Connectict psychotherapist John Gagnon sentenced on weapons charge

March 18, 2011

A licensed psychotherapist with an unusual criminal record pleaded guilty Tuesday and avoided jail time after being accused of possessing firearms as a convicted felon when police last spring found two antique revolvers in his home.

John Gagnon, 64, of Oaklawn Avenue, Stamford, faced charges of possessing a firearm as a convicted felon that were lessened as a part of his plea deal, said defense attorney Stephan Seeger. Gagnon instead pleaded guilty to a single count of carrying a dangerous weapon, and must serve the next five years on probation as part of his sentence, which included a three-year suspended jail term.

Gagnon was charged with violating his probation from a 2008 marijuana possession arrest, but testimony from a psychiatrist helped determine he would not benefit from prison and his probation from the drug offense was allowed to end, Seeger said.

His most recent probation stint includes some unusual conditions. He must not possess uniforms, badges or insignia without the express consent of his probation officers, court records show. That's because Gagnon has an odd criminal history that drew the attention of both prosecutors and Chris Hansen, the "Dateline" NBC journalist who hosted the popular "To Catch a Predator Series."

On a January episode of the show, Gagnon, a therapist who works from his home office, falsely told a couple that he worked in U.S. Army intelligence. The couple was actually an undercover team working for "Dateline" and secretly recording the session. Another former patient told the television show Gagnon lied about being an Army general just returning from a mission.

When Hansen confronted him during the television show about not telling patients about his past, Gagnon broke down and told the broadcast journalist he was set up during his first arrest because he was about to expose police corruption.

In 1987, Gagnon was arrested for wearing a silver badge and driving a car that appeared to be an unmarked police car outfitted with a red flashing light.

He pulled a woman over with an expired temporary registration in Brookfield and told her he would let her go if she would have sex with him, according to the appellate court decision that upheld his convictions. Gagnon then grabbed the woman's breasts, the documents said. The woman put her car in gear and sped off.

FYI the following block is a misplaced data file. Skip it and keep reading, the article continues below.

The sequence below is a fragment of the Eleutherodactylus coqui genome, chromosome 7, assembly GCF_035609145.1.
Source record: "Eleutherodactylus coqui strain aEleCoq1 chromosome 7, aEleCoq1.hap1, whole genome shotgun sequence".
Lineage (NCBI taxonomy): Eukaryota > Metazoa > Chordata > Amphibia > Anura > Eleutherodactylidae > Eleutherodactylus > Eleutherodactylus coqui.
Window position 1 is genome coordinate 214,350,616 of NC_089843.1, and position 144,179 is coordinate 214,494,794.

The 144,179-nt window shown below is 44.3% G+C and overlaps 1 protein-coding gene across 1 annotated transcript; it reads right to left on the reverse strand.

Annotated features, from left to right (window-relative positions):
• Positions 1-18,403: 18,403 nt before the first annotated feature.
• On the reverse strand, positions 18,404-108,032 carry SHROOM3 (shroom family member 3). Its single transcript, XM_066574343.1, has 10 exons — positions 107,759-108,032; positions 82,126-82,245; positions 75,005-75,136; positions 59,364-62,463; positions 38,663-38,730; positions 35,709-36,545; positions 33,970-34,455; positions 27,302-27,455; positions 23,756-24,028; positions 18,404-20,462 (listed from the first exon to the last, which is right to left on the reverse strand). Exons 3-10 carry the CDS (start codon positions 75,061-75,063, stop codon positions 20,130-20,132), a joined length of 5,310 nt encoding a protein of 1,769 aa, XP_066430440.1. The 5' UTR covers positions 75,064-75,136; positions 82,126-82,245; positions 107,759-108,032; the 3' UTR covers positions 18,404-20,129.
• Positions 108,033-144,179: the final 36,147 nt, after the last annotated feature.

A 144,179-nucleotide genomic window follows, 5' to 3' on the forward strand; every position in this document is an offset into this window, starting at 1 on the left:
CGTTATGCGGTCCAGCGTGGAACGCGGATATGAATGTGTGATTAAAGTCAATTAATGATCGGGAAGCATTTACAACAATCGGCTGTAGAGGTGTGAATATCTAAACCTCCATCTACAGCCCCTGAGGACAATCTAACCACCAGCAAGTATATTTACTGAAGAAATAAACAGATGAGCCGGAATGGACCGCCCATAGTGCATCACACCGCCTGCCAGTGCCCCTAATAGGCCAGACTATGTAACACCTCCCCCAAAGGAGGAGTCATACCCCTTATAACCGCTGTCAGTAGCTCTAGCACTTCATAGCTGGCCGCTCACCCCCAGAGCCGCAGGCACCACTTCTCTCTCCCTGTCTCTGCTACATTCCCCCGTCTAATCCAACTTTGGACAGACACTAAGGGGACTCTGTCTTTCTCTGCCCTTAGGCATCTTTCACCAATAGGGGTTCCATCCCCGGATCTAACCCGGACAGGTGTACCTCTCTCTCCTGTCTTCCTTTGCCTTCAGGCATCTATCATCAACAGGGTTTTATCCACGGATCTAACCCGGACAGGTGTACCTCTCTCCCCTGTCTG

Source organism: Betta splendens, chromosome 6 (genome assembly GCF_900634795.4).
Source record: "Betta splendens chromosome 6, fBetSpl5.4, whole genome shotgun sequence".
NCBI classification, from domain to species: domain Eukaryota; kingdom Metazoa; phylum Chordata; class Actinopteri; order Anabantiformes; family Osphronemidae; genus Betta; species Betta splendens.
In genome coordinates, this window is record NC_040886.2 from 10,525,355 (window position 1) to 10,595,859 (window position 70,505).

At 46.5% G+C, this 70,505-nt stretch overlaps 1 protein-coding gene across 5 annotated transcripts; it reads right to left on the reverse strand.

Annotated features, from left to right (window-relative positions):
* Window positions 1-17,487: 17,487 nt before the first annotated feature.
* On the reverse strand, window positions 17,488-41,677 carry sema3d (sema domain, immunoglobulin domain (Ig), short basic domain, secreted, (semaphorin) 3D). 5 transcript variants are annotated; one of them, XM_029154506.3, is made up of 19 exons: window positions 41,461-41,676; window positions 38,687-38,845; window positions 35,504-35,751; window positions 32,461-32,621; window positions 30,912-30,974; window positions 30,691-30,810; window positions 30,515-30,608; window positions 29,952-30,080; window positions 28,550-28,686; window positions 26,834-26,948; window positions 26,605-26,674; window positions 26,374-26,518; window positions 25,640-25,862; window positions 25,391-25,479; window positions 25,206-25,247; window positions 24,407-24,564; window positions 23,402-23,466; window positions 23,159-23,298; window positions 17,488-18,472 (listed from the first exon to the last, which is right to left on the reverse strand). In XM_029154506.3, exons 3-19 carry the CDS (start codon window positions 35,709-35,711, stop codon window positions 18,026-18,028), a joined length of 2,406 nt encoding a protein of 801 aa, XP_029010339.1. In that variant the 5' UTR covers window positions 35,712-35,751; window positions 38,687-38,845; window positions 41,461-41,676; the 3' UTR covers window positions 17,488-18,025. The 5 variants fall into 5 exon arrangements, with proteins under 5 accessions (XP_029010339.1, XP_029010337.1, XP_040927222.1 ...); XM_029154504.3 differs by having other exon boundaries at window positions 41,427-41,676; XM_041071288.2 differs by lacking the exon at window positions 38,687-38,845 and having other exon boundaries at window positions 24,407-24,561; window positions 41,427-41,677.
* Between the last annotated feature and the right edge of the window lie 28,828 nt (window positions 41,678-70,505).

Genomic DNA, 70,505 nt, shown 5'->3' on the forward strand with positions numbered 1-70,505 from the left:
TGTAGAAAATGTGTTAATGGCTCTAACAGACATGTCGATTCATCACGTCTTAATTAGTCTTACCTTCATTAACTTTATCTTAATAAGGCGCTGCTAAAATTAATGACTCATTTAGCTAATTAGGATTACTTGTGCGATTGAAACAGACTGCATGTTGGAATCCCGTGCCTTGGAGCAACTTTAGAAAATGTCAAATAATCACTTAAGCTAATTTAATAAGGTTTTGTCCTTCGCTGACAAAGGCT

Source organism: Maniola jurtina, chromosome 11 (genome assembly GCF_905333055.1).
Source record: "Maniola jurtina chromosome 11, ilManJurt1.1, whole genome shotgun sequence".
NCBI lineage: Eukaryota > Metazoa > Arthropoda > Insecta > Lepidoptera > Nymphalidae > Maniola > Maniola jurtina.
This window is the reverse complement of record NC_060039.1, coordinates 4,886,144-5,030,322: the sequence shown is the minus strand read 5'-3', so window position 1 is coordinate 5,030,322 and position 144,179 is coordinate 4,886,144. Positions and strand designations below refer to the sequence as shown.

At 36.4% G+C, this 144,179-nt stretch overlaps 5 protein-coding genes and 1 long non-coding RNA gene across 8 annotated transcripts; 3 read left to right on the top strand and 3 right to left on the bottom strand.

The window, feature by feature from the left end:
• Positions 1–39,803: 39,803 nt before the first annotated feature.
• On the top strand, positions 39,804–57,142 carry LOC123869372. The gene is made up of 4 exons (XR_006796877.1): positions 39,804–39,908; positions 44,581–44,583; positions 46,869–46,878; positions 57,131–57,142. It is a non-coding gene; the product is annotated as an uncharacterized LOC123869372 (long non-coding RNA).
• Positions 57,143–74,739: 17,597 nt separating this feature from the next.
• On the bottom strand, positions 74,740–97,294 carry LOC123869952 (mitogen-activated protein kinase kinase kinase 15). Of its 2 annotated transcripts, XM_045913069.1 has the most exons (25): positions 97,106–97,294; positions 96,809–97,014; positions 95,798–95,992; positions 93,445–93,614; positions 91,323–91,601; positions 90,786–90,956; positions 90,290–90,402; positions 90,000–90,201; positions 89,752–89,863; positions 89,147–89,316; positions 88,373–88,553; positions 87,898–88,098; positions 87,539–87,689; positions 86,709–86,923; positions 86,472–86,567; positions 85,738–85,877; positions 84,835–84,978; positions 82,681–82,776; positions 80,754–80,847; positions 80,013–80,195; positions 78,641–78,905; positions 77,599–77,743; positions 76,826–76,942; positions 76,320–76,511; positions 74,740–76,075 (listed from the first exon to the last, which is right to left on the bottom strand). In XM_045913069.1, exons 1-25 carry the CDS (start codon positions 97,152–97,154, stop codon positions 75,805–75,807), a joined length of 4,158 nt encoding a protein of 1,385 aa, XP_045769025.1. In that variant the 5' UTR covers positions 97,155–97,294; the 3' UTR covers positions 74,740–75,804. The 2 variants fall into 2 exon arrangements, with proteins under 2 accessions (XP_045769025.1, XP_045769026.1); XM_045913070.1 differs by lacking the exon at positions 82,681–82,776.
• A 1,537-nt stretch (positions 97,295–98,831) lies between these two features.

Gagnon was convicted of criminal impersonation and third-degree sexual assault. As a result of the felony conviction, he has a lifetime listing on the state's Sex Offender Registry.

Also in 2004, a patient made a police complaint about Gagnon wearing a general's uniform while giving therapy.

In his most recent arrest last May, Stamford police officers were investigating a separate complaint against Gagnon when they found a car registered to Gagnon that was outfitted to look like a "government vehicle" with several scanners and radios mounted inside, court records said. The officers also found large knives and medieval-style axes on his garage walls, records said.

Staff Writer Jeff Morganteen can be reached at jeff.morganteen@scni.com or 203-964-2215.

They also found several different types of "Air Soft" weapons, or plastic guns that shoot plastic pellets at low speeds.

Seeger said authorities removed hundreds of Air Soft weapons from Gagnon's home and that they will stay with someone else for safekeeping. Seeger said his client's criminal record drew inordinate attention to his most recent weapons charges.

"I respect the fact that the state's attorney took a close enough look at this case so that an appropriate resolution could be reached that did not involve a jail sentence," Seeger said.

Source: Jeff Morganteen, "Stamford therapist gets probation in weapons case," Stamford Advocate, March 4, 2011.

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